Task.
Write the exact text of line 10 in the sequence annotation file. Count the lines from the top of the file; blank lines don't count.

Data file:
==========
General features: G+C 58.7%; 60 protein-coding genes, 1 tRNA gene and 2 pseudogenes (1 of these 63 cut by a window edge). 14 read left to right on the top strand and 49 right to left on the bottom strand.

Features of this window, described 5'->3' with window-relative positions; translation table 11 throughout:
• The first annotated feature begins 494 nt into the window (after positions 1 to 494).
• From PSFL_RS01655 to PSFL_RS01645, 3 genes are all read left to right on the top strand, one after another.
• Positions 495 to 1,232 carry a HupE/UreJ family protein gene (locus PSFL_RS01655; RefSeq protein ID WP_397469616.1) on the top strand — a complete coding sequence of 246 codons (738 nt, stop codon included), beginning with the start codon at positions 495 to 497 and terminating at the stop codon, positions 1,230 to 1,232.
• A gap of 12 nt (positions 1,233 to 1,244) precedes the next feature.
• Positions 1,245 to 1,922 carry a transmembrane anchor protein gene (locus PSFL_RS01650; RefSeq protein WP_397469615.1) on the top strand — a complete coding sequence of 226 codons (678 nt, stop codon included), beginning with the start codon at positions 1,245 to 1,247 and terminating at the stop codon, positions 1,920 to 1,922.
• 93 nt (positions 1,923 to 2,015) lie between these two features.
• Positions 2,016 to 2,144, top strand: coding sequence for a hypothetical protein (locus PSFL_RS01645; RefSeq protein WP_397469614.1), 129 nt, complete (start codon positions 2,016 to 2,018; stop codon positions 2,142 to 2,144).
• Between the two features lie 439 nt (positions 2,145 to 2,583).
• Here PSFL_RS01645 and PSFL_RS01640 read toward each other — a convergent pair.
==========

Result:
• Between the two features lie 439 nt (positions 2,145 to 2,583).